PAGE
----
Robin Buss's pick of the week

14th October 2005 at 01:00
URBAN MUSIC FESTIVAL: The Young Disciples. C4, Monday-Tuesday, October 17-18, 10.20-10.45am

The cameras follow nine disadvantaged young people from a Prince's Trust Sound Live course as they prepare to perform in front of an audience at Earls Court in the 2005 Urban Music Festival. They are encouraged by a visit from the Prince of Wales himself, and by advice from singer Craig David, producer Trevor Horn and other leading figures in the music industry. If nothing else, the documentary should show aspiring 14 to 19-year-olds that it's tough at the top.

CLEMENTINEISABELSUSANNE. BBC2, Thursday, October 20, 2-6am; Friday, October 21, 2-4am

Three young ladies would like to make friends with young British teenagers. Clementine is 16, pretty and French. She is preoccupied with the usual things that interest girls of her age: her family, who can sometimes get on her nerves, her school work and her boyfriend. She has a slightly irritating voice and a habit of talking direct to camera, but otherwise is fun to be with. Her cousin Isabel is Spanish and Susanne is German. All three will give valuable help in listening comprehension and oral work to pre-GCSE students in their respective languages.

There is lots of authentic French, too, for those starting the GCSE course, in Quinze Minutes Plus, an eight-part series of documentaries which covers the main topics for the oral - greetings, everyday life and family - showing on Wednesday night from 2-4am. This series is notable for its use of speakers from Guadeloupe as well as from France, giving students a chance to glimpse life in another part of the Francophone world. It is followed by Vingt Minutes, a series for pupils in the last years of the GCSE French course, which describes the experiences of an English boy on an exchange visit. More French, too, on Friday night: this is modern-language week at the BBC.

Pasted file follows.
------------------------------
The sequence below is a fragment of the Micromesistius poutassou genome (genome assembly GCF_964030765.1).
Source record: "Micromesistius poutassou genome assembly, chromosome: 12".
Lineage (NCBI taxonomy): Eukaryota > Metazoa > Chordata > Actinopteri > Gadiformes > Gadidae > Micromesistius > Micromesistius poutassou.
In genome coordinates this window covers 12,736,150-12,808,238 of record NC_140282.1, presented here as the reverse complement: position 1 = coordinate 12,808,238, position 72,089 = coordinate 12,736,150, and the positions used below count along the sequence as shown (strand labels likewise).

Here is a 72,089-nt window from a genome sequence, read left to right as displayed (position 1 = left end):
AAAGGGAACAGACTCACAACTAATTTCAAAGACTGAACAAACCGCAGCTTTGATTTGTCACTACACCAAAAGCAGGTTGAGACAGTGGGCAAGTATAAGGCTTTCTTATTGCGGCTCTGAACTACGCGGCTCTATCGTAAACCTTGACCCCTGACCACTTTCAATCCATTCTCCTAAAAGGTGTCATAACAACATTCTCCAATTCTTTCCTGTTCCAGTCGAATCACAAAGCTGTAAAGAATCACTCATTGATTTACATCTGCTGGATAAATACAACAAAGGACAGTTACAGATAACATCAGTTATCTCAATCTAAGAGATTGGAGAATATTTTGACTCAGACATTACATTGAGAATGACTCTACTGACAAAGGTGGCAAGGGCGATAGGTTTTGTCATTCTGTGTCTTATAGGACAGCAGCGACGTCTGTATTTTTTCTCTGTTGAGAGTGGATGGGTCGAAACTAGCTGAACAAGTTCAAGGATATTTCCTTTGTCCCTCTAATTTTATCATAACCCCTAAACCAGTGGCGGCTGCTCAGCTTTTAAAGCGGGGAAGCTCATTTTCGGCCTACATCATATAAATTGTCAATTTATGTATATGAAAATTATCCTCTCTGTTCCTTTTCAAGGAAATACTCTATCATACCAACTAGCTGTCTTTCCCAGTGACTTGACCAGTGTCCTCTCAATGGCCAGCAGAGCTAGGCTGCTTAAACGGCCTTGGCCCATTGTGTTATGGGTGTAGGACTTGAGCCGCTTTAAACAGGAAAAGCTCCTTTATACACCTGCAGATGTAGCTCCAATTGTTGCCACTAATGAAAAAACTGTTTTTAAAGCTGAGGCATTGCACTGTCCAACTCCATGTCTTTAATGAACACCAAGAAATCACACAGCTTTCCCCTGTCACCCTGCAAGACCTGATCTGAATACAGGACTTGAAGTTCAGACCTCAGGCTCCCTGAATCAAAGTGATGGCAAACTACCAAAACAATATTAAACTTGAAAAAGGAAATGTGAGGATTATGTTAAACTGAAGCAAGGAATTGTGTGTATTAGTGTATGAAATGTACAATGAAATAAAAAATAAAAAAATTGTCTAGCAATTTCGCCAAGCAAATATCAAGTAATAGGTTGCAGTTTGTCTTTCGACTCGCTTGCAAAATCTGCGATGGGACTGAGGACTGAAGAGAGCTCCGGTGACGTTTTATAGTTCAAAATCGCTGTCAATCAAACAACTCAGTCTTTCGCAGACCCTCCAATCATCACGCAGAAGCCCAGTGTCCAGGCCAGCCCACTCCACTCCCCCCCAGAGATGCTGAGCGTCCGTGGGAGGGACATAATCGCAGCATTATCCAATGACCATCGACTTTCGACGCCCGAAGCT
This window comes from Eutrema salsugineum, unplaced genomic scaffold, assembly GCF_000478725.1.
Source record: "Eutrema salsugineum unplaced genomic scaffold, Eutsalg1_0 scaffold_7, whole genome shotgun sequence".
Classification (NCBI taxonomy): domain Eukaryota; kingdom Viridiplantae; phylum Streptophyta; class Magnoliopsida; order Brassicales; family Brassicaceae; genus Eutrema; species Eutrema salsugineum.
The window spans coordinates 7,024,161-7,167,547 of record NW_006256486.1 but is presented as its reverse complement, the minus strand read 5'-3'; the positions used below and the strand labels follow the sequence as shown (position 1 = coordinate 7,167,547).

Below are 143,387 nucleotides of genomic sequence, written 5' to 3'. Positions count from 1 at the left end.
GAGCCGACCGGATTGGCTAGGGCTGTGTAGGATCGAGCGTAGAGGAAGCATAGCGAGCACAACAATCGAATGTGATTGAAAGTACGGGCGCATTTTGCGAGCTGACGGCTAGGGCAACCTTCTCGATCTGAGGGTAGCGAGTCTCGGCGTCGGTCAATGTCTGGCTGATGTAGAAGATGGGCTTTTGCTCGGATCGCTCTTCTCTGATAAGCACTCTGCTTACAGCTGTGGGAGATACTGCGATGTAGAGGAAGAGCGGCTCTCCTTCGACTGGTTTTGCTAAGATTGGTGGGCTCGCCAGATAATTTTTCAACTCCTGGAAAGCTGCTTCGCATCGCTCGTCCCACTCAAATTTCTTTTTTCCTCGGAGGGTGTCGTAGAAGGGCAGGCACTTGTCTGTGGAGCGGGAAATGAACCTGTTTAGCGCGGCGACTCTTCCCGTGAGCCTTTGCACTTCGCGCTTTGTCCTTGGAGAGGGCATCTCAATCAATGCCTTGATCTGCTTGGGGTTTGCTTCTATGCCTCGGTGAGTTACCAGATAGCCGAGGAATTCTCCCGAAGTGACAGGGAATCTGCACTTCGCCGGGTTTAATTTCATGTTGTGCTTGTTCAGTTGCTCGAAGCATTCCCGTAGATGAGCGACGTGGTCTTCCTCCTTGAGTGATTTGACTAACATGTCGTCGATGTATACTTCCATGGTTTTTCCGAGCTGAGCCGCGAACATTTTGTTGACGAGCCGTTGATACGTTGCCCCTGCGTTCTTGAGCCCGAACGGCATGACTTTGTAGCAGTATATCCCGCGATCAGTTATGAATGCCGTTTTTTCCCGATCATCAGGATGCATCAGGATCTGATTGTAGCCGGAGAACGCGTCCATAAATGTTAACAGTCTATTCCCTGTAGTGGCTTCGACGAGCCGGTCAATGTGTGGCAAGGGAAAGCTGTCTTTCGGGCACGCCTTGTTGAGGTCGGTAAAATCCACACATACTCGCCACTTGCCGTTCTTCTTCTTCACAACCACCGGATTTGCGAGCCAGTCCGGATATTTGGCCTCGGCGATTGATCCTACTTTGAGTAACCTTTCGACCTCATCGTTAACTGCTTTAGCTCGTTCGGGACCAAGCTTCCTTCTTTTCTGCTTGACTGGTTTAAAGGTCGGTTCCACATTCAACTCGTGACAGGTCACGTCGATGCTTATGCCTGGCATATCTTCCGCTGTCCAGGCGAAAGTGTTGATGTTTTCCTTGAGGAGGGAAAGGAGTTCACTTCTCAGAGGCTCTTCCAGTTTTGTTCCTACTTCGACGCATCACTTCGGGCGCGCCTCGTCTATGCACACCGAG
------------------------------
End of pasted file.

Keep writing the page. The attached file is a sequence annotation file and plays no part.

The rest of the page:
LET'S WRITE A STORY. BBC2, Monday, October 17, 10.50-11.50am

It's not as easy as it sounds, especially if you're seven to nine years old. So Michael Morpurgo and Jacqueline Wilson are on hand, in these three 20-minute programmes, to help Danny with the beginning, the middle and the end. To start with, you need an idea (where do those come from?). Then you have to develop it: Jacqueline Wilson shows Danny how. And, finally, Danny wonders if endings are really important - and finds out why when he misses the last part of a television programme. End of story.

CHILDREN IN THE SECOND WORLD WAR. BBC2, Tuesdays, October 18 and November 8, 10.50-11.10am

Children will easily identify with the aspects of their contemporaries during the Second World War featured in these two outstanding programmes for primary history; the most remarkable thing about both films is that they deal sympathetically not only with children in Britain but also in Germany. Each starts with four photographs and then develops the themes illustrated by them through eyewitness testimony, archive film and dramatised reconstruction.

PRIMARY INTERNET CHAT GUIDE. BBC2, Thursday, October 20, 11.30-11.40am

How 7 to 11-year-olds can stay safe while having fun on the Net.

Full listings can be found at:


* www.channel4.comlearningmainprogrammestv_schedule.htm

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